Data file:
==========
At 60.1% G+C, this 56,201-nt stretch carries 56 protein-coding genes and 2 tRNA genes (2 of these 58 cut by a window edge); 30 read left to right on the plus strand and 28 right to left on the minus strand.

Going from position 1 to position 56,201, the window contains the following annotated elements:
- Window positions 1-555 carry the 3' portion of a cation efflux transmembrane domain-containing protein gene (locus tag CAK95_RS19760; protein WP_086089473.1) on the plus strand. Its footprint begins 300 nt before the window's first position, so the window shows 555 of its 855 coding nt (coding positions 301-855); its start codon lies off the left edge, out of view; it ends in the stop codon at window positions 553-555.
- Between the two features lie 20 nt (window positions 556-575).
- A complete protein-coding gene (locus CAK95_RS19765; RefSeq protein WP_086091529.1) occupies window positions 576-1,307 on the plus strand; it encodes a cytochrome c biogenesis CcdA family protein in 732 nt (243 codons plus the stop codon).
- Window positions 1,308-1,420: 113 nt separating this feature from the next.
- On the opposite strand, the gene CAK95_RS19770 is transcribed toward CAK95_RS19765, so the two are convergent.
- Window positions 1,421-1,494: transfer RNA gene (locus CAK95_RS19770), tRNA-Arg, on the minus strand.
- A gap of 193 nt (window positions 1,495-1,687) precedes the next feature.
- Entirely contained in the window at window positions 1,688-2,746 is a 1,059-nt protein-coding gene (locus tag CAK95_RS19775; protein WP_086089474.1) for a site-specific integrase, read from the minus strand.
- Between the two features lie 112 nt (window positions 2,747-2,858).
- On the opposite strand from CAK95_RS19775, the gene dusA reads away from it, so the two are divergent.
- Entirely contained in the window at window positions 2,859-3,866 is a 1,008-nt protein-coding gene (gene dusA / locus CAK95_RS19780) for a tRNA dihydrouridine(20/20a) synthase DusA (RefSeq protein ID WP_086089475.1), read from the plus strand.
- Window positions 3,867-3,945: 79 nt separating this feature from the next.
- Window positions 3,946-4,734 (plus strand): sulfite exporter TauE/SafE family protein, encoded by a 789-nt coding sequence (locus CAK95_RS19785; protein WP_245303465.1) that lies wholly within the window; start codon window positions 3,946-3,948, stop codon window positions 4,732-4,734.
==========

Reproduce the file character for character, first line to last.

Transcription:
At 60.1% G+C, this 56,201-nt stretch carries 56 protein-coding genes and 2 tRNA genes (2 of these 58 cut by a window edge); 30 read left to right on the plus strand and 28 right to left on the minus strand.

Going from position 1 to position 56,201, the window contains the following annotated elements:
- Window positions 1-555 carry the 3' portion of a cation efflux transmembrane domain-containing protein gene (locus tag CAK95_RS19760; protein WP_086089473.1) on the plus strand. Its footprint begins 300 nt before the window's first position, so the window shows 555 of its 855 coding nt (coding positions 301-855); its start codon lies off the left edge, out of view; it ends in the stop codon at window positions 553-555.
- Between the two features lie 20 nt (window positions 556-575).
- A complete protein-coding gene (locus CAK95_RS19765; RefSeq protein WP_086091529.1) occupies window positions 576-1,307 on the plus strand; it encodes a cytochrome c biogenesis CcdA family protein in 732 nt (243 codons plus the stop codon).
- Window positions 1,308-1,420: 113 nt separating this feature from the next.
- On the opposite strand, the gene CAK95_RS19770 is transcribed toward CAK95_RS19765, so the two are convergent.
- Window positions 1,421-1,494: transfer RNA gene (locus CAK95_RS19770), tRNA-Arg, on the minus strand.
- A gap of 193 nt (window positions 1,495-1,687) precedes the next feature.
- Entirely contained in the window at window positions 1,688-2,746 is a 1,059-nt protein-coding gene (locus tag CAK95_RS19775; protein WP_086089474.1) for a site-specific integrase, read from the minus strand.
- Between the two features lie 112 nt (window positions 2,747-2,858).
- On the opposite strand from CAK95_RS19775, the gene dusA reads away from it, so the two are divergent.
- Entirely contained in the window at window positions 2,859-3,866 is a 1,008-nt protein-coding gene (gene dusA / locus CAK95_RS19780) for a tRNA dihydrouridine(20/20a) synthase DusA (RefSeq protein ID WP_086089475.1), read from the plus strand.
- Window positions 3,867-3,945: 79 nt separating this feature from the next.
- Window positions 3,946-4,734 (plus strand): sulfite exporter TauE/SafE family protein, encoded by a 789-nt coding sequence (locus CAK95_RS19785; protein WP_245303465.1) that lies wholly within the window; start codon window positions 3,946-3,948, stop codon window positions 4,732-4,734.